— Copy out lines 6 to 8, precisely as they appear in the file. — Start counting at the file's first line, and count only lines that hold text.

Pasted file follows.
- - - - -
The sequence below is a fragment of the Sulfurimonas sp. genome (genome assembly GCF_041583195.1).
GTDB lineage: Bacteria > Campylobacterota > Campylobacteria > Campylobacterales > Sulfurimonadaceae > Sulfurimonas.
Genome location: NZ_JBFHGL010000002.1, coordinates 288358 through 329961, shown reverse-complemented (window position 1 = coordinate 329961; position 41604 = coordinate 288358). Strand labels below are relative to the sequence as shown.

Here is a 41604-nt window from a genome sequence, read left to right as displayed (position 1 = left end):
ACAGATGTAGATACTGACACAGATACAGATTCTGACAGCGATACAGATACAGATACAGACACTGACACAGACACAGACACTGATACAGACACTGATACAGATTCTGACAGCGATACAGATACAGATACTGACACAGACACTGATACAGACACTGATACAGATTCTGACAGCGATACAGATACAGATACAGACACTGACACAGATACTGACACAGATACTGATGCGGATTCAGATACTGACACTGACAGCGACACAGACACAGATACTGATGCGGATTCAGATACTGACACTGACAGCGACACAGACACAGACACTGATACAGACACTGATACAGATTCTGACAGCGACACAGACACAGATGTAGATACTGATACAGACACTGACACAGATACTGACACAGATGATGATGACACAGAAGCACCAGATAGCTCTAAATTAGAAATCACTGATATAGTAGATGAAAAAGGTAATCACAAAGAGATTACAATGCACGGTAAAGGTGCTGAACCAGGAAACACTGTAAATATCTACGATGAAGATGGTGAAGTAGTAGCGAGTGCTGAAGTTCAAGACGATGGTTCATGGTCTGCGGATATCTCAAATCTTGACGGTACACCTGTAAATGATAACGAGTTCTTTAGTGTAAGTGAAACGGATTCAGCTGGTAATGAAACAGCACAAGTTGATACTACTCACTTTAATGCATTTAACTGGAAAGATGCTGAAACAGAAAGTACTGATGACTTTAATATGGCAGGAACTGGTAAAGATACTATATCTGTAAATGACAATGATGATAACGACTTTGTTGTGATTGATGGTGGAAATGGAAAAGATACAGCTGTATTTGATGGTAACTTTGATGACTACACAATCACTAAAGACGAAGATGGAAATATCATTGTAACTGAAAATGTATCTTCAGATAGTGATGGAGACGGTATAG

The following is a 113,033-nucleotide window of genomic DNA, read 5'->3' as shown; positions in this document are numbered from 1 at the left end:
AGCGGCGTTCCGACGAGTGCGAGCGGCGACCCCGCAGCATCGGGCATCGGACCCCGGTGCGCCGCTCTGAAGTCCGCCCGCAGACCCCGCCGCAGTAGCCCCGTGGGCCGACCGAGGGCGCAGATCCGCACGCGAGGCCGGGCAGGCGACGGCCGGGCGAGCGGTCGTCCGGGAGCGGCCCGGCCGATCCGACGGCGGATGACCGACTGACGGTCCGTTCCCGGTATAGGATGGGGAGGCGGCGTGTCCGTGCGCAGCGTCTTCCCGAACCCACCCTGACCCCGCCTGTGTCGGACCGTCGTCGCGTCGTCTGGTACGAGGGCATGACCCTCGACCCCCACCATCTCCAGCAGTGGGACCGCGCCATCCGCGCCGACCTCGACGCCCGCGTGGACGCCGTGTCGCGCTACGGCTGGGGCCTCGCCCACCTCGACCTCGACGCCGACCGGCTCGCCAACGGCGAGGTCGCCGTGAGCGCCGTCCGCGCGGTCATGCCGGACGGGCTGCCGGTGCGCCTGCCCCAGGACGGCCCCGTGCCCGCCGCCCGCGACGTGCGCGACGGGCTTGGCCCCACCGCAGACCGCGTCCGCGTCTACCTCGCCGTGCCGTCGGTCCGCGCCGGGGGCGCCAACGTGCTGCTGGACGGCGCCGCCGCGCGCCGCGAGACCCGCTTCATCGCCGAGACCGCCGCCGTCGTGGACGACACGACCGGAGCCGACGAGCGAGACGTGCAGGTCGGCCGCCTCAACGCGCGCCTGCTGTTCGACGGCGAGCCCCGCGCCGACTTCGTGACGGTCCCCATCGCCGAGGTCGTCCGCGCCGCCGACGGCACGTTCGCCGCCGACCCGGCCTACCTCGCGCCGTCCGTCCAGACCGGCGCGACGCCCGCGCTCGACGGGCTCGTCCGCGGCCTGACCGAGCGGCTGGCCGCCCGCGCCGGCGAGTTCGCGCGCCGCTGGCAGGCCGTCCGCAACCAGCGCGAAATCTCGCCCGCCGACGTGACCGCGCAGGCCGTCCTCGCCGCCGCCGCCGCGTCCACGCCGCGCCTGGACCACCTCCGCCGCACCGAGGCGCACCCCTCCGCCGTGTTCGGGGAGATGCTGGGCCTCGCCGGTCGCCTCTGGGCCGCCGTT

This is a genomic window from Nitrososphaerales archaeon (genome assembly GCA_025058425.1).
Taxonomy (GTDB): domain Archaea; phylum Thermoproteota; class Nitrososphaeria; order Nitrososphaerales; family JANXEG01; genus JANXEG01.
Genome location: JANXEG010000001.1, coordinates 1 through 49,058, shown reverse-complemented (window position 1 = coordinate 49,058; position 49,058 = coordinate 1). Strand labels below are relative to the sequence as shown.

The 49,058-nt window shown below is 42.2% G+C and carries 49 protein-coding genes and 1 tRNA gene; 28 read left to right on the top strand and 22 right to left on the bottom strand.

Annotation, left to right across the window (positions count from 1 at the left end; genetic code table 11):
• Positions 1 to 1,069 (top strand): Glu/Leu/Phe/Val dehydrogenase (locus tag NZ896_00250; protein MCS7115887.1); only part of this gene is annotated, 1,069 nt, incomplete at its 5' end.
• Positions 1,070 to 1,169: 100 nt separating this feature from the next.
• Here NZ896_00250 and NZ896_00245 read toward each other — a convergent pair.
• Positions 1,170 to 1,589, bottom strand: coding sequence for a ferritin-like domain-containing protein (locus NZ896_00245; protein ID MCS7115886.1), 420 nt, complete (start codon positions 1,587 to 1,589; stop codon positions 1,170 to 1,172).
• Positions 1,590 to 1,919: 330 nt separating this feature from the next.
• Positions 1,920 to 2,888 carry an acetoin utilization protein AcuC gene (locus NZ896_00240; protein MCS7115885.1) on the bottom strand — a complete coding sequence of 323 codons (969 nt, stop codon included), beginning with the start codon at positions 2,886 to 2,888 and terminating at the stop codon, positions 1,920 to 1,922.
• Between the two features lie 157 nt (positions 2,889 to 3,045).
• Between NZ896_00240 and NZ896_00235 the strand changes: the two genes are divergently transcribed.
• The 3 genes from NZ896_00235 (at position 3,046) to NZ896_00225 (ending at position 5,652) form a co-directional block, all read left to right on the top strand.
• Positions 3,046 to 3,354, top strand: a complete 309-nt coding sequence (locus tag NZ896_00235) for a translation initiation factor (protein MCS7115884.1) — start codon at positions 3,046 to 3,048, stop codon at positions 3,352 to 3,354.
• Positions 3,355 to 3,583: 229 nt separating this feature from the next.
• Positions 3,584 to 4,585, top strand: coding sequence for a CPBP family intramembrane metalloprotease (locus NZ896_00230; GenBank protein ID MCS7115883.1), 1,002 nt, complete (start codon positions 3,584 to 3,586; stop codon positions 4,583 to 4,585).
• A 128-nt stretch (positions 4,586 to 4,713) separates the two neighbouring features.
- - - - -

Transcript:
The following is a 113,033-nucleotide window of genomic DNA, read 5'->3' as shown; positions in this document are numbered from 1 at the left end:
AGCGGCGTTCCGACGAGTGCGAGCGGCGACCCCGCAGCATCGGGCATCGGACCCCGGTGCGCCGCTCTGAAGTCCGCCCGCAGACCCCGCCGCAGTAGCCCCGTGGGCCGACCGAGGGCGCAGATCCGCACGCGAGGCCGGGCAGGCGACGGCCGGGCGAGCGGTCGTCCGGGAGCGGCCCGGCCGATCCGACGGCGGATGACCGACTGACGGTCCGTTCCCGGTATAGGATGGGGAGGCGGCGTGTCCGTGCGCAGCGTCTTCCCGAACCCACCCTGACCCCGCCTGTGTCGGACCGTCGTCGCGTCGTCTGGTACGAGGGCATGACCCTCGACCCCCACCATCTCCAGCAGTGGGACCGCGCCATCCGCGCCGACCTCGACGCCCGCGTGGACGCCGTGTCGCGCTACGGCTGGGGCCTCGCCCACCTCGACCTCGACGCCGACCGGCTCGCCAACGGCGAGGTCGCCGTGAGCGCCGTCCGCGCGGTCATGCCGGACGGGCTGCCGGTGCGCCTGCCCCAGGACGGCCCCGTGCCCGCCGCCCGCGACGTGCGCGACGGGCTTGGCCCCACCGCAGACCGCGTCCGCGTCTACCTCGCCGTGCCGTCGGTCCGCGCCGGGGGCGCCAACGTGCTGCTGGACGGCGCCGCCGCGCGCCGCGAGACCCGCTTCATCGCCGAGACCGCCGCCGTCGTGGACGACACGACCGGAGCCGACGAGCGAGACGTGCAGGTCGGCCGCCTCAACGCGCGCCTGCTGTTCGACGGCGAGCCCCGCGCCGACTTCGTGACGGTCCCCATCGCCGAGGTCGTCCGCGCCGCCGACGGCACGTTCGCCGCCGACCCGGCCTACCTCGCGCCGTCCGTCCAGACCGGCGCGACGCCCGCGCTCGACGGGCTCGTCCGCGGCCTGACCGAGCGGCTGGCCGCCCGCGCCGGCGAGTTCGCGCGCCGCTGGCAGGCCGTCCGCAACCAGCGCGAAATCTCGCCCGCCGACGTGACCGCGCAGGCCGTCCTCGCCGCCGCCGCCGCGTCCACGCCGCGCCTGGACCACCTCCGCCGCACCGAGGCGCACCCCTCCGCCGTGTTCGGGGAGATGCTGGGCCTCGCCGGTCGCCTCTGGGCCGCCGTT

This is a genomic window from Nitrososphaerales archaeon (genome assembly GCA_025058425.1).